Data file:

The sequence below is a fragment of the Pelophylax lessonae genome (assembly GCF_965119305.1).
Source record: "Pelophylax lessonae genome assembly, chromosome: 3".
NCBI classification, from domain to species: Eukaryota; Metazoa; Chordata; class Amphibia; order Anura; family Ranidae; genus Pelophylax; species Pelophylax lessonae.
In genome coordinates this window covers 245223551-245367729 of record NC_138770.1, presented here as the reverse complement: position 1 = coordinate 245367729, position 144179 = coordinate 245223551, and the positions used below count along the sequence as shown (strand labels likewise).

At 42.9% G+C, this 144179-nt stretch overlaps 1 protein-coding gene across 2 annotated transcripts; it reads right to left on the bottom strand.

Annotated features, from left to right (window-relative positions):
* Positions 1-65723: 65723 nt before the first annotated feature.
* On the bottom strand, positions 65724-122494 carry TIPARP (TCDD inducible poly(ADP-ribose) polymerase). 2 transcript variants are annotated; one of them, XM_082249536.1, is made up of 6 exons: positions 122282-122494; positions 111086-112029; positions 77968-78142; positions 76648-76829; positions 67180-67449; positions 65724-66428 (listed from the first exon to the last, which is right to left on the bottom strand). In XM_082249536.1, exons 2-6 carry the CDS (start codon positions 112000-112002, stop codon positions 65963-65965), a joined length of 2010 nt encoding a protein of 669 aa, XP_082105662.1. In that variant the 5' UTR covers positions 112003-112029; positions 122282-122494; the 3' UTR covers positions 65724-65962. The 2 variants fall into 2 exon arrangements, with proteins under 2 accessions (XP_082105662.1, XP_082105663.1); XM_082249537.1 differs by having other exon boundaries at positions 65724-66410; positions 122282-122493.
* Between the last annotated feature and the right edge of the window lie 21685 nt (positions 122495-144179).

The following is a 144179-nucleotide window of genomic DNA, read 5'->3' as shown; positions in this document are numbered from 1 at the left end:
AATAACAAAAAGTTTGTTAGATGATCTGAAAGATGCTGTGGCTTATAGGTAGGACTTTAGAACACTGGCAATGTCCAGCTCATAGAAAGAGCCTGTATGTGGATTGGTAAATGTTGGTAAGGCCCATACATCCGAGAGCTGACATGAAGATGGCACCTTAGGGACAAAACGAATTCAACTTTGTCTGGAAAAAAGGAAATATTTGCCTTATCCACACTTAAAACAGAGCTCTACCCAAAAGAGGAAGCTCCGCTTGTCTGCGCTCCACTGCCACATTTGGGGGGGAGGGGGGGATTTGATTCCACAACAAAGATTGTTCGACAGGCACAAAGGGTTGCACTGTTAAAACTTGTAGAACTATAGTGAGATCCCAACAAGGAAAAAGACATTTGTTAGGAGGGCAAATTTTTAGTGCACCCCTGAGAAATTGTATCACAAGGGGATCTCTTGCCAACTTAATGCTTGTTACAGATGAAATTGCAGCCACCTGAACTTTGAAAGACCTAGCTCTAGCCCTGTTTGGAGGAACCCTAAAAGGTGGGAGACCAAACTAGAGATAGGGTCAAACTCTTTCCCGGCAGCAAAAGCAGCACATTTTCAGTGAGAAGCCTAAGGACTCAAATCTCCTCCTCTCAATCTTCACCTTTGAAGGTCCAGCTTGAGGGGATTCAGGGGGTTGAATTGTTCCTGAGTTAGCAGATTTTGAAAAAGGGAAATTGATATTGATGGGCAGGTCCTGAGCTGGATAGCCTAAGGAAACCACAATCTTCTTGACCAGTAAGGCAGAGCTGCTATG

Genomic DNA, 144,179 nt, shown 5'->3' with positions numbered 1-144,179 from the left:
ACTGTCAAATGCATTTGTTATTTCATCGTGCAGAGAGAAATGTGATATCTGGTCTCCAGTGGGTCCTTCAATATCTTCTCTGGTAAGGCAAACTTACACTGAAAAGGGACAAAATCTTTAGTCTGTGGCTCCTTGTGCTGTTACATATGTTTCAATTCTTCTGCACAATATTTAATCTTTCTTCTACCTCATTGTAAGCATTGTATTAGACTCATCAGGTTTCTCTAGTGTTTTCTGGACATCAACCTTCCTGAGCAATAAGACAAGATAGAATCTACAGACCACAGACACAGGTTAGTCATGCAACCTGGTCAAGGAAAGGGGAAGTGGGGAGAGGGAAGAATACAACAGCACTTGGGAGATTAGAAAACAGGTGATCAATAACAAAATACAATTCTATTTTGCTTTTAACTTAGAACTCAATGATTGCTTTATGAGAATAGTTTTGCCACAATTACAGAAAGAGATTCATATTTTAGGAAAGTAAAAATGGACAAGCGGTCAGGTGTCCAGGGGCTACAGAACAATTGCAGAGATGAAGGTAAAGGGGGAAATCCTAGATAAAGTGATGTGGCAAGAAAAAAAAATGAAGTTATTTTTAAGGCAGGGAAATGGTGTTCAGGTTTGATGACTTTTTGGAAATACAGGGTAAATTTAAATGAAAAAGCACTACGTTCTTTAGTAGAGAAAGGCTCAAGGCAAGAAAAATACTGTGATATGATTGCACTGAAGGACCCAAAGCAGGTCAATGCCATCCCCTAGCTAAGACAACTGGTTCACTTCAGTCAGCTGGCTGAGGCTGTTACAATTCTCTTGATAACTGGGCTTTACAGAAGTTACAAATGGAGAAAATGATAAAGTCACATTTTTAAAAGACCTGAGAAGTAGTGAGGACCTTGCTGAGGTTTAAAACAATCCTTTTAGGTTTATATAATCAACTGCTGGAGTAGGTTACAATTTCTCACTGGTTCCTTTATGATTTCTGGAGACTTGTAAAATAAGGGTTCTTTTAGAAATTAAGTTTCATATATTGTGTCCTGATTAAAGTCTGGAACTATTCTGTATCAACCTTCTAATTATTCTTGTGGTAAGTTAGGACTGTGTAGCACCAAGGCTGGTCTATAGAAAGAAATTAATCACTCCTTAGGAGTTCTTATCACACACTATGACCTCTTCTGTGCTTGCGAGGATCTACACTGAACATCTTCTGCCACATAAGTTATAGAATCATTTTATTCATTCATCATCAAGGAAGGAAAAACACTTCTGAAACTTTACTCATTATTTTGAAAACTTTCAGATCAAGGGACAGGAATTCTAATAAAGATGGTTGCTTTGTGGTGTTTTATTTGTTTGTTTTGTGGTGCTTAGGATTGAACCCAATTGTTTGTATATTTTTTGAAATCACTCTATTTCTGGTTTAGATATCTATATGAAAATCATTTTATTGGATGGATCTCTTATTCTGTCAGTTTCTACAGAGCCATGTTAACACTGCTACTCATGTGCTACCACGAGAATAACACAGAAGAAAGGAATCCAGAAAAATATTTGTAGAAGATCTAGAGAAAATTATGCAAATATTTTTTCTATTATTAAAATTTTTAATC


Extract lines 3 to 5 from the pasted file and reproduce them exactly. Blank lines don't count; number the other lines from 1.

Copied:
NCBI classification, from domain to species: Eukaryota; Metazoa; Chordata; class Amphibia; order Anura; family Ranidae; genus Pelophylax; species Pelophylax lessonae.
In genome coordinates this window covers 245223551-245367729 of record NC_138770.1, presented here as the reverse complement: position 1 = coordinate 245367729, position 144179 = coordinate 245223551, and the positions used below count along the sequence as shown (strand labels likewise).

At 42.9% G+C, this 144179-nt stretch overlaps 1 protein-coding gene across 2 annotated transcripts; it reads right to left on the bottom strand.